Another way to get involved is to attend your school’s sporting events. Cheering on your team can be a lot of fun and you’ll often make friends in the stands who share your school spirit and enthusiasm. If you like to play sports but just not at the collegiate level, start or join an intramural team: You’ll be able to play a sport you love with and against other students who care as much as you do.

If you like to keep grounded in your faith, there are campus ministry events. Many meet once a week and attending these events is an excellent way to surround yourself with others who share your beliefs.

Whether you do so by volunteering, playing a sport or worshiping in your faith, getting involved on campus is always a great idea. How do you get involved on your campus?

Katlyn Clark is a freshman at Campbell University majoring in journalism and minoring in marketing. She hopes to become a broadcast journalist for entertainment or write for a magazine such as People or Seventeen. In her spare time, Katlyn loves to hang out with friends and family and watch sports; she is a Christian who is so thankful for God’s many blessings in her life. Katlyn is from Elizabeth City, North Carolina and loves Tim Tebow, Pinterest, the WWE and cats.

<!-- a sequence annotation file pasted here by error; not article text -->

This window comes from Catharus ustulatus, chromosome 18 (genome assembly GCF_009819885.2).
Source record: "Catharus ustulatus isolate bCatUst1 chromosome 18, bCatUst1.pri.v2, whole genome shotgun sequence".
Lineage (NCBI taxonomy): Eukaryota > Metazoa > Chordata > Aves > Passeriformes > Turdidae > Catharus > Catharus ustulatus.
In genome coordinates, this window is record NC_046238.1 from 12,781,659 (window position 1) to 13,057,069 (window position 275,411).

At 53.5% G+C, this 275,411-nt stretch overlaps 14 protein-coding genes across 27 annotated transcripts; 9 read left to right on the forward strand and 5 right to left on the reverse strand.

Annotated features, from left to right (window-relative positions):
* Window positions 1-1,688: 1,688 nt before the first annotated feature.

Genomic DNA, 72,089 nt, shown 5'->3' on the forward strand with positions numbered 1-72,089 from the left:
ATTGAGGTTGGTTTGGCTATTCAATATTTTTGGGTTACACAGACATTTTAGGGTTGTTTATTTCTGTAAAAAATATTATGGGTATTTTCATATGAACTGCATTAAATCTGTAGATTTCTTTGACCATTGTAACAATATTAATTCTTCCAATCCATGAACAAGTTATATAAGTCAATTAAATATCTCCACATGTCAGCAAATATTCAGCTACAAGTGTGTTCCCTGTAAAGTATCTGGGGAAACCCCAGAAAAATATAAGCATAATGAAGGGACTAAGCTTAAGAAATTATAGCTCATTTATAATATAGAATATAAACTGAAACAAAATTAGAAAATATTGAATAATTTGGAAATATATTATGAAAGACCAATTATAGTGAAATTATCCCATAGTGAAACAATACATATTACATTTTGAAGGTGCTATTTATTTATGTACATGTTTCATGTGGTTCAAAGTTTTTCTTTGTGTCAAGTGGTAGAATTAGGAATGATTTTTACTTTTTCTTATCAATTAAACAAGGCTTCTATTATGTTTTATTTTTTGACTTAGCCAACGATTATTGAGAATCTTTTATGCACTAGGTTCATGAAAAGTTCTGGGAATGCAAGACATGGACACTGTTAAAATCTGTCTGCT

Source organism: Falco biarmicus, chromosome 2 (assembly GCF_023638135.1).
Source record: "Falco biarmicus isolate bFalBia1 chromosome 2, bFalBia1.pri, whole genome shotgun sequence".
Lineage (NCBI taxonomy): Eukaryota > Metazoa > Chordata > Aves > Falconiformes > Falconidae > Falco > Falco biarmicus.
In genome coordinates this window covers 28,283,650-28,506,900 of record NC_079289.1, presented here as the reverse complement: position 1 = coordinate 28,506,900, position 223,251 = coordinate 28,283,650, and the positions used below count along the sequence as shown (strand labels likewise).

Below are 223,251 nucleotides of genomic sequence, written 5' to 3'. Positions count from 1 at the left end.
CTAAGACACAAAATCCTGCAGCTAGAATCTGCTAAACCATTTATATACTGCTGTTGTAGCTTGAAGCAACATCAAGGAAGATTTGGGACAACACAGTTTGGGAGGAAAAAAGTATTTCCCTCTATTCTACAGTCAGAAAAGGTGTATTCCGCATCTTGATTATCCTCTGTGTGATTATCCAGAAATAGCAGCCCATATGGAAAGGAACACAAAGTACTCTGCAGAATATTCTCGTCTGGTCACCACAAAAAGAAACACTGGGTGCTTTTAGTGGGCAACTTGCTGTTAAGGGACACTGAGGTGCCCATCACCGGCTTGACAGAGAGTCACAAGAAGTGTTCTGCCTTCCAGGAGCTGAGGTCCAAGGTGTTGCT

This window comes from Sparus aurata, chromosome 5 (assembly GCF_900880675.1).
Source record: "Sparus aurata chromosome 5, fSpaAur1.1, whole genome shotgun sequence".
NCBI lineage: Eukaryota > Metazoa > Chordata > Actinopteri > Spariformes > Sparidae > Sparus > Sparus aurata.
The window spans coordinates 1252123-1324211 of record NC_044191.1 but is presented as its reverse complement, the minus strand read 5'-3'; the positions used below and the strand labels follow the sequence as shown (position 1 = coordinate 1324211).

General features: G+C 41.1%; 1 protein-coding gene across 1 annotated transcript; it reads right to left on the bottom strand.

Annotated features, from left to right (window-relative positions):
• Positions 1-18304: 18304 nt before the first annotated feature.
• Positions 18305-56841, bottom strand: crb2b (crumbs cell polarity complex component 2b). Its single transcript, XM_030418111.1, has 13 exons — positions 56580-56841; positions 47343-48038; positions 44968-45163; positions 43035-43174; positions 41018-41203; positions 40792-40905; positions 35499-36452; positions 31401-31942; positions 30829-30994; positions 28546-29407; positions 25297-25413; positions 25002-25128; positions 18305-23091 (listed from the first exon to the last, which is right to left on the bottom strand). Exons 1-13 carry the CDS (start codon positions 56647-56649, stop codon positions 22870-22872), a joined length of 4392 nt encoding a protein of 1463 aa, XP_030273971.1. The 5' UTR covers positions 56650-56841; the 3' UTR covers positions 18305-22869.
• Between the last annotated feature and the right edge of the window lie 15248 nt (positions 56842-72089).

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Your Group Project Survival Guide

by Alexis Mattera

So you're in a group for a class project and not liking it one bit? Welcome to college.

The key to group projects is not about only about dividing the work - a successful group project has its members communicate well, often and without hassle...but what if you get unlucky and end up with a group member you can't deal with?

When dealing with a group member you don't connect with, put all feelings aside and just listen to them. Hear out every suggestion, question and even decode what they aren't saying. When replying, stick to the grandma rule: Would you give your grandma attitude, be sarcastic or complete ignore what she has to say? Of course not, so don't do that to a fellow student.